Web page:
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Effects of pH, Temperature, and Water Quality on Chloride Removal with Ultra-High Lime with Aluminum Process

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Ultra high-lime with aluminum process (UHLA) is an innovative technology for treating recycled cooling water that has the ability to remove sulfate and chloride in addition to other scale forming materials. Laboratory experiments have demonstrated that the UHLA process can achieve high chloride removal from recycled cooling water and an equilibrium model was developed to describe chemical behavior during chloride removal. This paper describes the influence of pH, temperature, and initial chloride concentration on chloride removal by UHLA and identifies the precipitated solids formed during treatment. Optimum pH for maximum chloride removal efficiency was found to be 12 ± 0.2. Chloride removal efficiency at water temperatures above 40 °C was substantially lower than that at lower temperatures. Chloride removal efficiency was higher at high initial chloride concentration than at low initial chloride concentration with the chemical doses employed. Solids formed during UHLA treatment were identified by XRD as calcium chloroaluminate, tricalcium hydroxyaluminate, and tetracalcium hydroxyaluminate. This supports the assumption of the equilibrium model that these compounds are present and form a solid solution. In addition to these, calcium hydroxide or aluminum hydroxide can form when calcium or aluminum dose is above the stoichiometric ratio.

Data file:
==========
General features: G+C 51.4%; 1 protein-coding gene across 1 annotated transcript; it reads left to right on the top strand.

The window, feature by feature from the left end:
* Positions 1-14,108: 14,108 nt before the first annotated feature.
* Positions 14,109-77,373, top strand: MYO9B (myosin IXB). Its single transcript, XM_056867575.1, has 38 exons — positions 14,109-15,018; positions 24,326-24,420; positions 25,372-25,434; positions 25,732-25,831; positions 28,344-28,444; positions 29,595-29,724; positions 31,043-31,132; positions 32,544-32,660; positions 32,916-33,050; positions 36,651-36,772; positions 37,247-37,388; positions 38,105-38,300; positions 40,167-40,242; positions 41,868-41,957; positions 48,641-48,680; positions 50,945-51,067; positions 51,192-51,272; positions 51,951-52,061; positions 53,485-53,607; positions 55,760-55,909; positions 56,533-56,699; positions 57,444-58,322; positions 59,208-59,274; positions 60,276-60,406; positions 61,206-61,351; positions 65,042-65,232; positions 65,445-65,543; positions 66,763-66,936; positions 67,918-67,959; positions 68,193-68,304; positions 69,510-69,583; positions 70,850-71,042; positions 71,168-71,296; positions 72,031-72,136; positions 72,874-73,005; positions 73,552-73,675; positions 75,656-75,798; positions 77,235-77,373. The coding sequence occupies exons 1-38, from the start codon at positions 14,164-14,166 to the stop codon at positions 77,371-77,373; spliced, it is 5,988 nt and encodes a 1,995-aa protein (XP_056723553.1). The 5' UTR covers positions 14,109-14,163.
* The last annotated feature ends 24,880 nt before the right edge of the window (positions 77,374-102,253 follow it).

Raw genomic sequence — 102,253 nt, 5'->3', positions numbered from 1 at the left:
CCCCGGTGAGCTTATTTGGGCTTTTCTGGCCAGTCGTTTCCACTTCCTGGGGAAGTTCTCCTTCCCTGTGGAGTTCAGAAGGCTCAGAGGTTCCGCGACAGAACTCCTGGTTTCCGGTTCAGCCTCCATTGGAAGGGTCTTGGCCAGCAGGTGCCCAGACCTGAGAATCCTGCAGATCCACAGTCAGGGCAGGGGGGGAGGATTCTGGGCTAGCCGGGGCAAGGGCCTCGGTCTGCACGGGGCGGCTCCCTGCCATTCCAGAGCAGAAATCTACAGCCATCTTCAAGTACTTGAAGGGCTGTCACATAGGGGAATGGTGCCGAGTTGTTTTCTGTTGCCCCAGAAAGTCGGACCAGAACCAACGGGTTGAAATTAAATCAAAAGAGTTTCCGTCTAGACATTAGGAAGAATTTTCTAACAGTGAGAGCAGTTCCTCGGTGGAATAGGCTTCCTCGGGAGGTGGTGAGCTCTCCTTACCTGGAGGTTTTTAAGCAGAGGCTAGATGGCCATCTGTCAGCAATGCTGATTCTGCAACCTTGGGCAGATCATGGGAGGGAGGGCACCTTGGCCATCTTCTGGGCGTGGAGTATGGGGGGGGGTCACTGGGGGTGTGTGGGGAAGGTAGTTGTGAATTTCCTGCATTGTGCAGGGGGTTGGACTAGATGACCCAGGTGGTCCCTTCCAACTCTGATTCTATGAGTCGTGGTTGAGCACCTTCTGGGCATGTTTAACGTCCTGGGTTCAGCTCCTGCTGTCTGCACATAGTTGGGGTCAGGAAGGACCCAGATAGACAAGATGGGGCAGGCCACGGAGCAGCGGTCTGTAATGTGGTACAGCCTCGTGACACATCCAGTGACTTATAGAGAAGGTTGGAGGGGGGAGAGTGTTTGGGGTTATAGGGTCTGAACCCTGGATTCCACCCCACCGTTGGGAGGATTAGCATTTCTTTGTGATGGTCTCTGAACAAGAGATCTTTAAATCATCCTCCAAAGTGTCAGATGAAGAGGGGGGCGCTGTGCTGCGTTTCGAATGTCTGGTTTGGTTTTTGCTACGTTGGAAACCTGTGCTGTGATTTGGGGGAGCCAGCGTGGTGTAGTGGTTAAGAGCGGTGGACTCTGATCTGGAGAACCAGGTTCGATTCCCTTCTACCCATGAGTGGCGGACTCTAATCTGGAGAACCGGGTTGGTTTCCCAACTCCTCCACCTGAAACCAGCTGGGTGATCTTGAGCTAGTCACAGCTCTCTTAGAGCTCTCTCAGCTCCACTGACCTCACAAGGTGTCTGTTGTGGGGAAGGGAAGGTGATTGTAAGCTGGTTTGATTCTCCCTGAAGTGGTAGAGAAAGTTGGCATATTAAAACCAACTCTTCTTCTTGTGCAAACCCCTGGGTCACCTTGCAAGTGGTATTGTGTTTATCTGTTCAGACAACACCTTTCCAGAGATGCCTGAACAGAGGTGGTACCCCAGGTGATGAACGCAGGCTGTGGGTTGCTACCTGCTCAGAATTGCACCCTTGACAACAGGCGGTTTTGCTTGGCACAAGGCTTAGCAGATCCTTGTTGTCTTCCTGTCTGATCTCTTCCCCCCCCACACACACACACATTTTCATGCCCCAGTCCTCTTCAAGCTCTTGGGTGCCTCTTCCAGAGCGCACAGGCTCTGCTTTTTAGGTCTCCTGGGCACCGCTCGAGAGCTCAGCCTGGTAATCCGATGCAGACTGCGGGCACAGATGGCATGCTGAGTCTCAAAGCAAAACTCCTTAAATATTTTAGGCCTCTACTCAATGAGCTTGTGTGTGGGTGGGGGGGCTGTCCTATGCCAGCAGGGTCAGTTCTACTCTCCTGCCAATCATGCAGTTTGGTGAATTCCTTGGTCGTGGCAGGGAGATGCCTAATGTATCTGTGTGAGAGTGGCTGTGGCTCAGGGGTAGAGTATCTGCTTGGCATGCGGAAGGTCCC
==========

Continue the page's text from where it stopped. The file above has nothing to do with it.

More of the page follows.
Document Type: Research Article


Publication date: January 1, 2003

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  • Proceedings of the Water Environment Federation is an archive of papers published in the proceedings of the annual Water Environment Federation® Technical Exhibition and Conference (WEFTEC® ) and specialty conferences held since the year 2000. These proceedings are not peer reviewed.

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